Humans have a need for autonomy and freedom at work and denying this can lead to a chain of physiological consequences, writes Isaac Getz.
In their studies of the stress levels of more than 10,000 British civil servants, psychologists Bosma, Stansfeld and Marmot found that men who feel they have little control over their jobs are 50% more likely to develop heart disease than those who feel in control.
For women, the risk is 100% higher. The root cause of this suffering is a universal human need for responsibility and freedom in work. In bureaucratic organisations only people with control – managers – can potentially escape procedures; most employees at the bottom of the hierarchy have their need for control over their tasks denied. Heart disease is the last ring in a chain of physiological consequences of work stress and this is very costly.
The cost of stress
Lack of control over tasks and other stressors trigger employee anger or anxiety, and may be followed by actions.
Those can be constructive, like seeking a tool to cope with the situation, however often they are destructive: flight or fight. Fleeing work is also known as absenteeism and turnover.
For example, in the early 2000s, absenteeism affected 10,000 of the Royal Mail’s 170,000 staff, costing half a billion pounds annually.
Fighting tough leads to increased adrenaline, blood pressure, and heart-rate – causing stomach disorders, back pain, musculoskeletal problems, headaches, skin problems, loss of energy, and emotional distress.
Workplace stressors are recognised as a key contributor to 75% to 90% of all GP visits. The US Bureau of Labor Statistics estimates the annual cost of stress at $7.680 per employee. The bottom line of the costs due to the stress-induced absenteeism, lost productivity and health expenditures has been estimated by two separate studies for US businesses at between $150bn and $300bn per year. These are proportionally comparable for UK businesses.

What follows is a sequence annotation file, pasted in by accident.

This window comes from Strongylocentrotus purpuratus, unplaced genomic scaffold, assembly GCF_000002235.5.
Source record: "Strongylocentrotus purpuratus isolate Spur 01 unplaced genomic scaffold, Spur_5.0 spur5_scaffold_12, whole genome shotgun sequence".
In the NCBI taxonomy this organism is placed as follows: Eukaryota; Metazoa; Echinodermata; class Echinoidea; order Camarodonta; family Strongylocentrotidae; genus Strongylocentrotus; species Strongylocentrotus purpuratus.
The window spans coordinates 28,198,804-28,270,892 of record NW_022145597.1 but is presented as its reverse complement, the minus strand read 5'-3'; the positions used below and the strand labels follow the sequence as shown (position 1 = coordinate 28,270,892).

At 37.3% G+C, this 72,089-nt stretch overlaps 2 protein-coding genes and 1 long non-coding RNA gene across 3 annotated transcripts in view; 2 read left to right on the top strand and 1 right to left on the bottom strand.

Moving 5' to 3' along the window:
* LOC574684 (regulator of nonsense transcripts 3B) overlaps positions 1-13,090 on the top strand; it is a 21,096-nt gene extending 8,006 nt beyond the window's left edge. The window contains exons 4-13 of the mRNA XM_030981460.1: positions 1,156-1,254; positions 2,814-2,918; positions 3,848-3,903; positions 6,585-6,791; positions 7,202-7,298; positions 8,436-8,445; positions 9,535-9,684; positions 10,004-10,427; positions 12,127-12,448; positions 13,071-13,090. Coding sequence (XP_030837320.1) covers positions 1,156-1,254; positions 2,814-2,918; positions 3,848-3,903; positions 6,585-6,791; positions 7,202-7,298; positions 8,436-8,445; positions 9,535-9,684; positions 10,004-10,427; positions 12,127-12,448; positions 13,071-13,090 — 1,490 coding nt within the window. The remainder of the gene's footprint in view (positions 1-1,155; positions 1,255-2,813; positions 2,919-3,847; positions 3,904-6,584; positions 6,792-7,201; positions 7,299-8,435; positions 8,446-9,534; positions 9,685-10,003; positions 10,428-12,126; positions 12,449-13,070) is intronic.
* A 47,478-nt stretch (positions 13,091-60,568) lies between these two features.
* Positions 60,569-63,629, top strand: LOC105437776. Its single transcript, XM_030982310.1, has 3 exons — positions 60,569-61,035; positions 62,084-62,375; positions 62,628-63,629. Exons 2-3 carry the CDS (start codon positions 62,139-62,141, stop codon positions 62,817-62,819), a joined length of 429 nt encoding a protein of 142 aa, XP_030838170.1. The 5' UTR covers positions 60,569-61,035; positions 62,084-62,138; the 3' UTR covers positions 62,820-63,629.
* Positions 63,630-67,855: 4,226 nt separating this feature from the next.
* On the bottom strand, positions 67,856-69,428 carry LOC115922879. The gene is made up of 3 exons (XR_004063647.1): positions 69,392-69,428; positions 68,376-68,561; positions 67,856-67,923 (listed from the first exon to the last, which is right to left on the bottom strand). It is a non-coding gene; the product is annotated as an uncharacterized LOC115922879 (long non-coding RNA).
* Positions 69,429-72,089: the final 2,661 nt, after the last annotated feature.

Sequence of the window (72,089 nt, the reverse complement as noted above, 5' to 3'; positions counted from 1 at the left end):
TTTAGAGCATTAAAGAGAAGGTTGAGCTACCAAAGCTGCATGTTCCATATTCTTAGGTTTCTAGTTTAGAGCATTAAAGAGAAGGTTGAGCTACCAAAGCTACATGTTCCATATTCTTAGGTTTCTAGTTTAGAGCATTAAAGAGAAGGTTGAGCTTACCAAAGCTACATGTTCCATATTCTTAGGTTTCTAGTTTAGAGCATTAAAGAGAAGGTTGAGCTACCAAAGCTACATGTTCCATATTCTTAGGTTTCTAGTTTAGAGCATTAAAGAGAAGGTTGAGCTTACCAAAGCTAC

Costs are hidden: absenteeism requires replacement and shows up in the costs of temporary employees; turnover may show up in headhunting fees.
Studies estimate that replacing an employee costs from six to 24 months of salary before they become productive so every new hire is a burden on colleagues and managers for months before they learn the ropes.
Presenteeism extols an even bigger cost. Employees come to work but are 50% productive, prone to mistakes and chronically tired. There are also costs related to lost opportunities. Think of customers who don’t have their needs followed up by stressed employees who simply don’t care.
Give people real control
Leaders must start acting to eliminate work stress. Mindfulness, meditation and other programmes are helpful but do not treat the root cause: lack of control.
There is an alternative way that hidden stress-related costs can be eliminated – and for good. Give people real (even perceived) control over their work, and stress, absenteeism and hidden costs will reduce.
Engagement will go up. Of course, all this is hard to accomplish in command-and-control companies.
One way leaders are achieving this is through corporate liberation: employees are free to take actions they decide are the best for the company.
The two key ingredients of performance – employee initiative and potential – which are stifled in a traditional commandand-control organisation, are freed up in liberated companies.
Hundreds of businesses across Europe, including Michelin, Airbus and Decathlon, have entered corporate liberation, providing a working environment where employees are willing to do their best.
As one operator put it: “If they double my salary I will not go to work into command-and-control company”.
Instead of stress, employees find fulfilment. Since they are willing to give their best, their company is outperforming its old-style competition.
Fulfilled employees not only cost less, they are the key to outstanding performance. Freeing people to act eliminates the burden of hidden stress-related cost and dramatically boosts innovation and organic growth.